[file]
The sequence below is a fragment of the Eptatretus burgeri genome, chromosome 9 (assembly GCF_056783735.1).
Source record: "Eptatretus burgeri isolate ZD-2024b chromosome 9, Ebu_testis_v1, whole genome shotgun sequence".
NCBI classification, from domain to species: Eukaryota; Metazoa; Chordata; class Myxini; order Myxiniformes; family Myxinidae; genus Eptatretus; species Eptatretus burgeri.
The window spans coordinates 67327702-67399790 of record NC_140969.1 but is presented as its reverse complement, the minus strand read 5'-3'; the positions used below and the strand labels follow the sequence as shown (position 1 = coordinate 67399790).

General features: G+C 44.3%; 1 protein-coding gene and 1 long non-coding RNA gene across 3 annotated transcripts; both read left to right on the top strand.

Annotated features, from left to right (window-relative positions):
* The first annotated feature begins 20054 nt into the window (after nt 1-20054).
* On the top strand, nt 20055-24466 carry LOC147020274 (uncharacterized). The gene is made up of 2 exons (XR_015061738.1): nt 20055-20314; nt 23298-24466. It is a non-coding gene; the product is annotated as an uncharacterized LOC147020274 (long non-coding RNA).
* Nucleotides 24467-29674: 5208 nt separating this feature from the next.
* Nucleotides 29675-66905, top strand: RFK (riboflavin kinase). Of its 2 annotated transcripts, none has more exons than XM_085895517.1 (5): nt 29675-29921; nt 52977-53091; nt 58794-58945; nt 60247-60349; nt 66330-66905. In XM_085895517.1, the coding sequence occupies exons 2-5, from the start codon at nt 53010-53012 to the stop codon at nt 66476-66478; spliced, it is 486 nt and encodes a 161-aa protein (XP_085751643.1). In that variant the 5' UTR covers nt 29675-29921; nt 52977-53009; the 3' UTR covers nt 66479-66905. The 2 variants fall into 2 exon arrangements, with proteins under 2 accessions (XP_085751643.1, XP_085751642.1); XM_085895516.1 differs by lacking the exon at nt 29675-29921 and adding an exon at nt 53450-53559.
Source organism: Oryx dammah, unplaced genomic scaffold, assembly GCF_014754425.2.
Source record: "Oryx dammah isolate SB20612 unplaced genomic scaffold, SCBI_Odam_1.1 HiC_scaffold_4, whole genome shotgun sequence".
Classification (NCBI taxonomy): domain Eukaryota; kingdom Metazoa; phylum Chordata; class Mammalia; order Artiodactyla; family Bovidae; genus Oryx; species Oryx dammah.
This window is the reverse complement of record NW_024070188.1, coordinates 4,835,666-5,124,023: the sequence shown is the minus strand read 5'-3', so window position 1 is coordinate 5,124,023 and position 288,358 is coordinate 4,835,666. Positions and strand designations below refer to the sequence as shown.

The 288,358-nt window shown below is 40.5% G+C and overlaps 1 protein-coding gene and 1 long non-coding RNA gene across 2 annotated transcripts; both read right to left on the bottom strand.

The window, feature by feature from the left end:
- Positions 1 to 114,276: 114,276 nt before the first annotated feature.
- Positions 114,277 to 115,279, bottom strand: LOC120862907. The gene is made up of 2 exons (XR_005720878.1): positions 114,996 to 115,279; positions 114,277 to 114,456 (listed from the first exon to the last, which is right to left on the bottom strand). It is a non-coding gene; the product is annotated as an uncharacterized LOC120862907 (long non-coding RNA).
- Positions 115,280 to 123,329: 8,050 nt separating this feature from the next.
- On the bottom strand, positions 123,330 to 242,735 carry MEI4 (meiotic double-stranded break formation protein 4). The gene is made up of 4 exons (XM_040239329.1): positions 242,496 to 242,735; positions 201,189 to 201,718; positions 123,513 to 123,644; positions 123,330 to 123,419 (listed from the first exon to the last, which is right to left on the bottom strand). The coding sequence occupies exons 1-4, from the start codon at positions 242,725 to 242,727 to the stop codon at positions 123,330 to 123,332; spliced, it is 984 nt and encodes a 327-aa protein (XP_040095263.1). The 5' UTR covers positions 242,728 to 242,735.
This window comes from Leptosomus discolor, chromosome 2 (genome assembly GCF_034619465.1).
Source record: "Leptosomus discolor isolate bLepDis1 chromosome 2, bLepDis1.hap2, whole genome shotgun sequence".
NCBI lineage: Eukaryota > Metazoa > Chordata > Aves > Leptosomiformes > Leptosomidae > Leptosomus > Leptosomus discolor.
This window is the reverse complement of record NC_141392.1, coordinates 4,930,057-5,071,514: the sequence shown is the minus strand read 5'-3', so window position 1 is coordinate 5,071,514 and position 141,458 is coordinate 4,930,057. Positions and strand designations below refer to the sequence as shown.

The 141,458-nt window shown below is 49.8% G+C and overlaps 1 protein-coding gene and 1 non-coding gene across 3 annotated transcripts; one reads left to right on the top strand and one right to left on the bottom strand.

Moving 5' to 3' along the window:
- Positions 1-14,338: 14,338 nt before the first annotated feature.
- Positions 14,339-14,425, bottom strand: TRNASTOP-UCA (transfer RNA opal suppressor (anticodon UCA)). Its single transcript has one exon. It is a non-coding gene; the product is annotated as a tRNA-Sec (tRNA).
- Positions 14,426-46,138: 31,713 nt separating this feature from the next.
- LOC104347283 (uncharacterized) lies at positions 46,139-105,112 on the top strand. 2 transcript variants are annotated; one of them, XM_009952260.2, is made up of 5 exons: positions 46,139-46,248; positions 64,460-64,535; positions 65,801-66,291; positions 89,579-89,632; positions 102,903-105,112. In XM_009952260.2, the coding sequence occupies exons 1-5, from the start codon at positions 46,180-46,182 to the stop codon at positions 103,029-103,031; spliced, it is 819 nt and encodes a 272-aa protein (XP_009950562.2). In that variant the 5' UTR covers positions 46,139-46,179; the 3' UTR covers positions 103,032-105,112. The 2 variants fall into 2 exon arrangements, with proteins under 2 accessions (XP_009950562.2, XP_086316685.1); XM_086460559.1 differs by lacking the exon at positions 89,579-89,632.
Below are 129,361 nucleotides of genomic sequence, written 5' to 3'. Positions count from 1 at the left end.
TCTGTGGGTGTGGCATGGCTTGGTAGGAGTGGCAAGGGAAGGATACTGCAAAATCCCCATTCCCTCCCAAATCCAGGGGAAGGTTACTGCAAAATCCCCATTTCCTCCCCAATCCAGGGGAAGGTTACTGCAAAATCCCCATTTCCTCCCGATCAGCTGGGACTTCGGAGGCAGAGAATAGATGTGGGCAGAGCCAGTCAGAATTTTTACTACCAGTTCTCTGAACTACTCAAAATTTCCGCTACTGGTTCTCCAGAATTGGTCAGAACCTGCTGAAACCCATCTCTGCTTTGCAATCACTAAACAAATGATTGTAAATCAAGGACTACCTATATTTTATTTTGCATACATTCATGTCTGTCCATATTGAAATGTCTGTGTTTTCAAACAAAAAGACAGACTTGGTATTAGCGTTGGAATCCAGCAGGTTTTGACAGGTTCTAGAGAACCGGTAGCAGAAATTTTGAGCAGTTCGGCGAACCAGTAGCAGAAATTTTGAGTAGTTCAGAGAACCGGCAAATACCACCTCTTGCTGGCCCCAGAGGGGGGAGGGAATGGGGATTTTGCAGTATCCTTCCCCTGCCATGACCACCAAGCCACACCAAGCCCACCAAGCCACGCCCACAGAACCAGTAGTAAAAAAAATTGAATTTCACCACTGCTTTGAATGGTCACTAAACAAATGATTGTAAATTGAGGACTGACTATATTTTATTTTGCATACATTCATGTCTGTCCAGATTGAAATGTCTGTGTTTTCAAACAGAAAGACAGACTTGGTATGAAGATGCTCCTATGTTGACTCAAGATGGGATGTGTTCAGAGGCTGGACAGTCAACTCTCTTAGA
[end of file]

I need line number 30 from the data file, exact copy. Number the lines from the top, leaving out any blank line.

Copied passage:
- LOC104347283 (uncharacterized) lies at positions 46,139-105,112 on the top strand. 2 transcript variants are annotated; one of them, XM_009952260.2, is made up of 5 exons: positions 46,139-46,248; positions 64,460-64,535; positions 65,801-66,291; positions 89,579-89,632; positions 102,903-105,112. In XM_009952260.2, the coding sequence occupies exons 1-5, from the start codon at positions 46,180-46,182 to the stop codon at positions 103,029-103,031; spliced, it is 819 nt and encodes a 272-aa protein (XP_009950562.2). In that variant the 5' UTR covers positions 46,139-46,179; the 3' UTR covers positions 103,032-105,112. The 2 variants fall into 2 exon arrangements, with proteins under 2 accessions (XP_009950562.2, XP_086316685.1); XM_086460559.1 differs by lacking the exon at positions 89,579-89,632.